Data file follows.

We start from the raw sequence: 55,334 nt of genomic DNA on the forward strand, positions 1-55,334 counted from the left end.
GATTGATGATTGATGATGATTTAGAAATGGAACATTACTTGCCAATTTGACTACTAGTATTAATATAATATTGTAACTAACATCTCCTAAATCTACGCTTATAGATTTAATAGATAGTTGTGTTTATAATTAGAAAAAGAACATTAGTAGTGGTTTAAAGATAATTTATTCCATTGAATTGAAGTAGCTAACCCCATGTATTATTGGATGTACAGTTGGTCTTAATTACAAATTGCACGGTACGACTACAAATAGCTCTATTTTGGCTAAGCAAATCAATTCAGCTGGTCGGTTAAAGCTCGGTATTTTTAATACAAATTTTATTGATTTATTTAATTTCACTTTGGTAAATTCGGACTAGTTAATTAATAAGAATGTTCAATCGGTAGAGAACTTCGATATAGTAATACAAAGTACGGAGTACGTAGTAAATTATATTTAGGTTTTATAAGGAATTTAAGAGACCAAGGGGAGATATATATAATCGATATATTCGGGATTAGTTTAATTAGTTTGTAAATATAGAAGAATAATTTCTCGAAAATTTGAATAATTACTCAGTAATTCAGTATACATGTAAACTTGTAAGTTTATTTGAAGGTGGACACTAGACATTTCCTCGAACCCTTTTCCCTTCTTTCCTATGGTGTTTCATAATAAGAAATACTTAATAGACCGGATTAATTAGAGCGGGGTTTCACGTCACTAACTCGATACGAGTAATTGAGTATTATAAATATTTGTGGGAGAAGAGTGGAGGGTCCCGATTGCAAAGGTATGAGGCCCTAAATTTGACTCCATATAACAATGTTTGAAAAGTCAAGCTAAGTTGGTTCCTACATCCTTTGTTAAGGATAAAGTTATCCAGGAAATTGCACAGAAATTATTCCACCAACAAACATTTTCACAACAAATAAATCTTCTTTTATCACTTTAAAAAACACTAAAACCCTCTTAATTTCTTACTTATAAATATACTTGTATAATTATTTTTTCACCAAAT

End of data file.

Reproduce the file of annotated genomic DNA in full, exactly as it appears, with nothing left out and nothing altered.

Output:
We start from the raw sequence: 55,334 nt of genomic DNA on the forward strand, positions 1-55,334 counted from the left end.
GATTGATGATTGATGATGATTTAGAAATGGAACATTACTTGCCAATTTGACTACTAGTATTAATATAATATTGTAACTAACATCTCCTAAATCTACGCTTATAGATTTAATAGATAGTTGTGTTTATAATTAGAAAAAGAACATTAGTAGTGGTTTAAAGATAATTTATTCCATTGAATTGAAGTAGCTAACCCCATGTATTATTGGATGTACAGTTGGTCTTAATTACAAATTGCACGGTACGACTACAAATAGCTCTATTTTGGCTAAGCAAATCAATTCAGCTGGTCGGTTAAAGCTCGGTATTTTTAATACAAATTTTATTGATTTATTTAATTTCACTTTGGTAAATTCGGACTAGTTAATTAATAAGAATGTTCAATCGGTAGAGAACTTCGATATAGTAATACAAAGTACGGAGTACGTAGTAAATTATATTTAGGTTTTATAAGGAATTTAAGAGACCAAGGGGAGATATATATAATCGATATATTCGGGATTAGTTTAATTAGTTTGTAAATATAGAAGAATAATTTCTCGAAAATTTGAATAATTACTCAGTAATTCAGTATACATGTAAACTTGTAAGTTTATTTGAAGGTGGACACTAGACATTTCCTCGAACCCTTTTCCCTTCTTTCCTATGGTGTTTCATAATAAGAAATACTTAATAGACCGGATTAATTAGAGCGGGGTTTCACGTCACTAACTCGATACGAGTAATTGAGTATTATAAATATTTGTGGGAGAAGAGTGGAGGGTCCCGATTGCAAAGGTATGAGGCCCTAAATTTGACTCCATATAACAATGTTTGAAAAGTCAAGCTAAGTTGGTTCCTACATCCTTTGTTAAGGATAAAGTTATCCAGGAAATTGCACAGAAATTATTCCACCAACAAACATTTTCACAACAAATAAATCTTCTTTTATCACTTTAAAAAACACTAAAACCCTCTTAATTTCTTACTTATAAATATACTTGTATAATTATTTTTTCACCAAAT